Captive rearing of orphaned African wild dogs (Lycaon pictus) in Namibia: A case study

  • December 13, 2021
  • by Marker L. L., Honig M., Pfeiffer L., Kuypers M., Gervais K.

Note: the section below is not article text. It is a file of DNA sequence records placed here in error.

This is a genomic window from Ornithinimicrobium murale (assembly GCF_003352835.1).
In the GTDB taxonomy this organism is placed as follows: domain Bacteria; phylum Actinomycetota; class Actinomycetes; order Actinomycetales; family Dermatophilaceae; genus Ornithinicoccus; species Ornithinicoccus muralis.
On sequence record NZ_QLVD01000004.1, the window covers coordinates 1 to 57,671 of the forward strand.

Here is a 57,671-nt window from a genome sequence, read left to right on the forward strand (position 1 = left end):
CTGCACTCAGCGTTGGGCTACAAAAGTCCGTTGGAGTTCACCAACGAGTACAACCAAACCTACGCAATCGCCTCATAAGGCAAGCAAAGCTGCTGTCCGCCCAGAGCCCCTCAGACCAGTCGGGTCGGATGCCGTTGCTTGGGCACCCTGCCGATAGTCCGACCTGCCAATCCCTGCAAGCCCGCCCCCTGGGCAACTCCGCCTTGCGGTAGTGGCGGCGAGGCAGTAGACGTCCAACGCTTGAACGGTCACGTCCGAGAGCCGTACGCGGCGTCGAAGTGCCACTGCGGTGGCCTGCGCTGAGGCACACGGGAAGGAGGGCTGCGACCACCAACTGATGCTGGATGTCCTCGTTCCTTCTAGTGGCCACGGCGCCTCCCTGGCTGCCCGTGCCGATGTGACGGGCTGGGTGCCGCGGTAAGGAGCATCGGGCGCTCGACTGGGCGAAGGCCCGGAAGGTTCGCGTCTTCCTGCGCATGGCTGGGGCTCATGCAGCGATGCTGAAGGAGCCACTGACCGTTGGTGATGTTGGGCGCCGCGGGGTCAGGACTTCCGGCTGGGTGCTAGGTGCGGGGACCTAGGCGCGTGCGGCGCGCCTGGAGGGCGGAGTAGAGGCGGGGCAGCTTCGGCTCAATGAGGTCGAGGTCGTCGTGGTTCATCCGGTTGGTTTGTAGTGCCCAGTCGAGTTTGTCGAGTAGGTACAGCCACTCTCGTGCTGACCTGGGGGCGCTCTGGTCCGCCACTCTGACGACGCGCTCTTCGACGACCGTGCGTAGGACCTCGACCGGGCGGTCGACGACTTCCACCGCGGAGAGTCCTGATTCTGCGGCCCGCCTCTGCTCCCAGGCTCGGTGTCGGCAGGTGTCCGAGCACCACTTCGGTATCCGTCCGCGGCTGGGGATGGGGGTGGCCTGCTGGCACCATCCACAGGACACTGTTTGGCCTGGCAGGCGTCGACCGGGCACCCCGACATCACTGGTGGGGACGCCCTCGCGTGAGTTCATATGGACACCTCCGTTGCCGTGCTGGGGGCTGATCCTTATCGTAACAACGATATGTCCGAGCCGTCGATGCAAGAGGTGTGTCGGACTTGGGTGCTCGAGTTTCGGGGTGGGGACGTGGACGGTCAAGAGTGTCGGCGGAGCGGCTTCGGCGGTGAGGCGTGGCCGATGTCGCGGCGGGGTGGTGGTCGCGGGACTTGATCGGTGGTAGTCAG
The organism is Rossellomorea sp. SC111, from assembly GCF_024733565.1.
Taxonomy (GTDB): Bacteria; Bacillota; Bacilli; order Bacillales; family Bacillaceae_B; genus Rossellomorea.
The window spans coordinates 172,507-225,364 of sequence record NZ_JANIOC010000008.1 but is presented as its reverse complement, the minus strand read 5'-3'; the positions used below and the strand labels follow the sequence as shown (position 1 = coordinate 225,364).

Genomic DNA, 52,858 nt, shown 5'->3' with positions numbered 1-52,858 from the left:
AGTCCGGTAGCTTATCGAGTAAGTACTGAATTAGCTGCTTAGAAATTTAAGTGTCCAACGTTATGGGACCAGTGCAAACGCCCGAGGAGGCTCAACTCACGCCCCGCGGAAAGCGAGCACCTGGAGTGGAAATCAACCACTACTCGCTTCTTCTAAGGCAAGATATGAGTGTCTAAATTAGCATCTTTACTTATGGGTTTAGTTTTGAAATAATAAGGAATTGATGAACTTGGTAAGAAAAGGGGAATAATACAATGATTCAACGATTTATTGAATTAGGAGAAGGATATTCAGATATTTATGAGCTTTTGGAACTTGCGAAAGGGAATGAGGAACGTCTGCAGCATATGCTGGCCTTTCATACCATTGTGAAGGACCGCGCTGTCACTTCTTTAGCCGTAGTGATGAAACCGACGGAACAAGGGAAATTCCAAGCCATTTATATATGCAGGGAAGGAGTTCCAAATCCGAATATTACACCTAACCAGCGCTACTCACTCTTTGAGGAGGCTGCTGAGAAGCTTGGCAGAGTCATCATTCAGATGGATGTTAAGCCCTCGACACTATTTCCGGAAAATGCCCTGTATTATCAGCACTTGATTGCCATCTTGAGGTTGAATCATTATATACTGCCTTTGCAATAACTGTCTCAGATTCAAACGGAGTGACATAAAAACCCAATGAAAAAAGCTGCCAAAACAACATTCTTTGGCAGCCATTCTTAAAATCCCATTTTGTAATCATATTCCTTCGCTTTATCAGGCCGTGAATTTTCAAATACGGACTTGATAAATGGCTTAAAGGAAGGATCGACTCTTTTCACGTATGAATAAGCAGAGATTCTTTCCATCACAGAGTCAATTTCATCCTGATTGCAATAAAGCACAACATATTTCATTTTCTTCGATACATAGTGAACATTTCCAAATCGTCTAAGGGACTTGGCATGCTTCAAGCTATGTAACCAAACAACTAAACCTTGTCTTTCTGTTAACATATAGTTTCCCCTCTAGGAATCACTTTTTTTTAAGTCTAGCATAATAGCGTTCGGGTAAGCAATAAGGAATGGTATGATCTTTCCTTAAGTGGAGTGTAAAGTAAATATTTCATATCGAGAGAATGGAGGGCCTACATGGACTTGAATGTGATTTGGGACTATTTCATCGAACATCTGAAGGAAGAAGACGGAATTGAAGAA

African wild dogs (AWDs; Lycaon pictus) are an endangered canid species facing drastic decline throughout their range due to habitat fragmentation and persecution by humans over livestock depredation, resulting in dens destroyed and adult members of packs and pups often being killed. Breeding of captive AWDs is challenging due to high juvenile mortality, only marginally improved from wild conditions, thus both in situ and ex situ conservation remains critical. As a result of human‐wildlife conflict, between 2017 and 2018, the Namibian Ministry of Environment, Forestry and Tourism confiscated three litters of orphaned AWD pups from rural farmers who had destroyed the dens in Eastern Namibia and placed the pups with the Cheetah Conservation Fund. Seventeen of the 18 pups were successfully reared to yearlings with 15 individuals translocated for eventual soft release into a private game reserve. This case study provides information on the successful rearing of three litters of orphaned wild dog pups on behavior, housing, husbandry, diet, growth and medical issues as limited information is available for rearing orphaned pups from the age of 2.5 weeks old.

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